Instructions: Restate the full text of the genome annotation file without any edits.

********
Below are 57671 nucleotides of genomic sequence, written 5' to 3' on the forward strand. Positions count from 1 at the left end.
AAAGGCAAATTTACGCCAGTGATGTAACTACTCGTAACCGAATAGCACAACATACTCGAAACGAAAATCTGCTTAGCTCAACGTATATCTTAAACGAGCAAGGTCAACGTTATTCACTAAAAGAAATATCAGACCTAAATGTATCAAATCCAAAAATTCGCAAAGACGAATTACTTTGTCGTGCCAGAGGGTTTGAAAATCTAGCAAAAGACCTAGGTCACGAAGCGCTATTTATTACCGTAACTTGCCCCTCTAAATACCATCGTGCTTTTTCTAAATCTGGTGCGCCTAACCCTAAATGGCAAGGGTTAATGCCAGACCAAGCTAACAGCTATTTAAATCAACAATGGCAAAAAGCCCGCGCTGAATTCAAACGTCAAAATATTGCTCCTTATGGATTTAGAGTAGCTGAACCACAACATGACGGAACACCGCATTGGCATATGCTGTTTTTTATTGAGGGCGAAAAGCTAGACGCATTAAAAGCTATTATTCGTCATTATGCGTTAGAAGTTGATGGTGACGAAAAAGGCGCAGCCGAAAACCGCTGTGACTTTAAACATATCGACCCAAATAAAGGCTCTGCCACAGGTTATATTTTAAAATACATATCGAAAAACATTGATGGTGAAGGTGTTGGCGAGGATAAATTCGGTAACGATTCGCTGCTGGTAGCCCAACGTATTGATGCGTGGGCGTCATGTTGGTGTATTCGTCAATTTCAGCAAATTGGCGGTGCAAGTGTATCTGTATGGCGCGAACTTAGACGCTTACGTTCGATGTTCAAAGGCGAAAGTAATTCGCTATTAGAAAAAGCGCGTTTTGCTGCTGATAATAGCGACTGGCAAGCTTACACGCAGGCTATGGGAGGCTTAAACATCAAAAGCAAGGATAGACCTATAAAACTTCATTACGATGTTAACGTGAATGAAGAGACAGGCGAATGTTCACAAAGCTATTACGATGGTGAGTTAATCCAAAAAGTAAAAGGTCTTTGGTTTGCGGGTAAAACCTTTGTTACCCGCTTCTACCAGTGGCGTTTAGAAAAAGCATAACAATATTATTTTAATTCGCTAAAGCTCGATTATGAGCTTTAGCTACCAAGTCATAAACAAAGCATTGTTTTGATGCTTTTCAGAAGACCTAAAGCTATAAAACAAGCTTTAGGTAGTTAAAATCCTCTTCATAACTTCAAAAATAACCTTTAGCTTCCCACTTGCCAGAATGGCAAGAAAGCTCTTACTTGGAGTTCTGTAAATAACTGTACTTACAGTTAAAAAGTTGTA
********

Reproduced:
Below are 57671 nucleotides of genomic sequence, written 5' to 3' on the forward strand. Positions count from 1 at the left end.
AAAGGCAAATTTACGCCAGTGATGTAACTACTCGTAACCGAATAGCACAACATACTCGAAACGAAAATCTGCTTAGCTCAACGTATATCTTAAACGAGCAAGGTCAACGTTATTCACTAAAAGAAATATCAGACCTAAATGTATCAAATCCAAAAATTCGCAAAGACGAATTACTTTGTCGTGCCAGAGGGTTTGAAAATCTAGCAAAAGACCTAGGTCACGAAGCGCTATTTATTACCGTAACTTGCCCCTCTAAATACCATCGTGCTTTTTCTAAATCTGGTGCGCCTAACCCTAAATGGCAAGGGTTAATGCCAGACCAAGCTAACAGCTATTTAAATCAACAATGGCAAAAAGCCCGCGCTGAATTCAAACGTCAAAATATTGCTCCTTATGGATTTAGAGTAGCTGAACCACAACATGACGGAACACCGCATTGGCATATGCTGTTTTTTATTGAGGGCGAAAAGCTAGACGCATTAAAAGCTATTATTCGTCATTATGCGTTAGAAGTTGATGGTGACGAAAAAGGCGCAGCCGAAAACCGCTGTGACTTTAAACATATCGACCCAAATAAAGGCTCTGCCACAGGTTATATTTTAAAATACATATCGAAAAACATTGATGGTGAAGGTGTTGGCGAGGATAAATTCGGTAACGATTCGCTGCTGGTAGCCCAACGTATTGATGCGTGGGCGTCATGTTGGTGTATTCGTCAATTTCAGCAAATTGGCGGTGCAAGTGTATCTGTATGGCGCGAACTTAGACGCTTACGTTCGATGTTCAAAGGCGAAAGTAATTCGCTATTAGAAAAAGCGCGTTTTGCTGCTGATAATAGCGACTGGCAAGCTTACACGCAGGCTATGGGAGGCTTAAACATCAAAAGCAAGGATAGACCTATAAAACTTCATTACGATGTTAACGTGAATGAAGAGACAGGCGAATGTTCACAAAGCTATTACGATGGTGAGTTAATCCAAAAAGTAAAAGGTCTTTGGTTTGCGGGTAAAACCTTTGTTACCCGCTTCTACCAGTGGCGTTTAGAAAAAGCATAACAATATTATTTTAATTCGCTAAAGCTCGATTATGAGCTTTAGCTACCAAGTCATAAACAAAGCATTGTTTTGATGCTTTTCAGAAGACCTAAAGCTATAAAACAAGCTTTAGGTAGTTAAAATCCTCTTCATAACTTCAAAAATAACCTTTAGCTTCCCACTTGCCAGAATGGCAAGAAAGCTCTTACTTGGAGTTCTGTAAATAACTGTACTTACAGTTAAAAAGTTGTA